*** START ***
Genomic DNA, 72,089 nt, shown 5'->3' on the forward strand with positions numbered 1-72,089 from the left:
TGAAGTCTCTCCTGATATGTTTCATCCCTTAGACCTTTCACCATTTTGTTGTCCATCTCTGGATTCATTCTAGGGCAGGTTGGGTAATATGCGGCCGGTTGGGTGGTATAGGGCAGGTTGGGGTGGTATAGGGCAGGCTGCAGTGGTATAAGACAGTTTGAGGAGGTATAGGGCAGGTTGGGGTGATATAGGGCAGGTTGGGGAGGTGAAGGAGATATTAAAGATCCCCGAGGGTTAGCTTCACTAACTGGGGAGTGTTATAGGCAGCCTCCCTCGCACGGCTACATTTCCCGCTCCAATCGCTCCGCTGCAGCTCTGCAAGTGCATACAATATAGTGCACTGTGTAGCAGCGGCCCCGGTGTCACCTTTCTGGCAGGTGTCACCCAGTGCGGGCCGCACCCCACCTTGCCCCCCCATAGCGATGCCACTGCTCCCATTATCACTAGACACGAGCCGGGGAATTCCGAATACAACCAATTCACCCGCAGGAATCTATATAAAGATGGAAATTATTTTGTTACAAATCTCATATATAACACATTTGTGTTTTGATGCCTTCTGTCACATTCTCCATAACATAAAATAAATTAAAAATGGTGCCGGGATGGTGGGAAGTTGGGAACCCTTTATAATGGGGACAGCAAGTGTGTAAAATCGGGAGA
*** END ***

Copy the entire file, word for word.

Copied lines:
Genomic DNA, 72,089 nt, shown 5'->3' on the forward strand with positions numbered 1-72,089 from the left:
TGAAGTCTCTCCTGATATGTTTCATCCCTTAGACCTTTCACCATTTTGTTGTCCATCTCTGGATTCATTCTAGGGCAGGTTGGGTAATATGCGGCCGGTTGGGTGGTATAGGGCAGGTTGGGGTGGTATAGGGCAGGCTGCAGTGGTATAAGACAGTTTGAGGAGGTATAGGGCAGGTTGGGGTGATATAGGGCAGGTTGGGGAGGTGAAGGAGATATTAAAGATCCCCGAGGGTTAGCTTCACTAACTGGGGAGTGTTATAGGCAGCCTCCCTCGCACGGCTACATTTCCCGCTCCAATCGCTCCGCTGCAGCTCTGCAAGTGCATACAATATAGTGCACTGTGTAGCAGCGGCCCCGGTGTCACCTTTCTGGCAGGTGTCACCCAGTGCGGGCCGCACCCCACCTTGCCCCCCCATAGCGATGCCACTGCTCCCATTATCACTAGACACGAGCCGGGGAATTCCGAATACAACCAATTCACCCGCAGGAATCTATATAAAGATGGAAATTATTTTGTTACAAATCTCATATATAACACATTTGTGTTTTGATGCCTTCTGTCACATTCTCCATAACATAAAATAAATTAAAAATGGTGCCGGGATGGTGGGAAGTTGGGAACCCTTTATAATGGGGACAGCAAGTGTGTAAAATCGGGAGA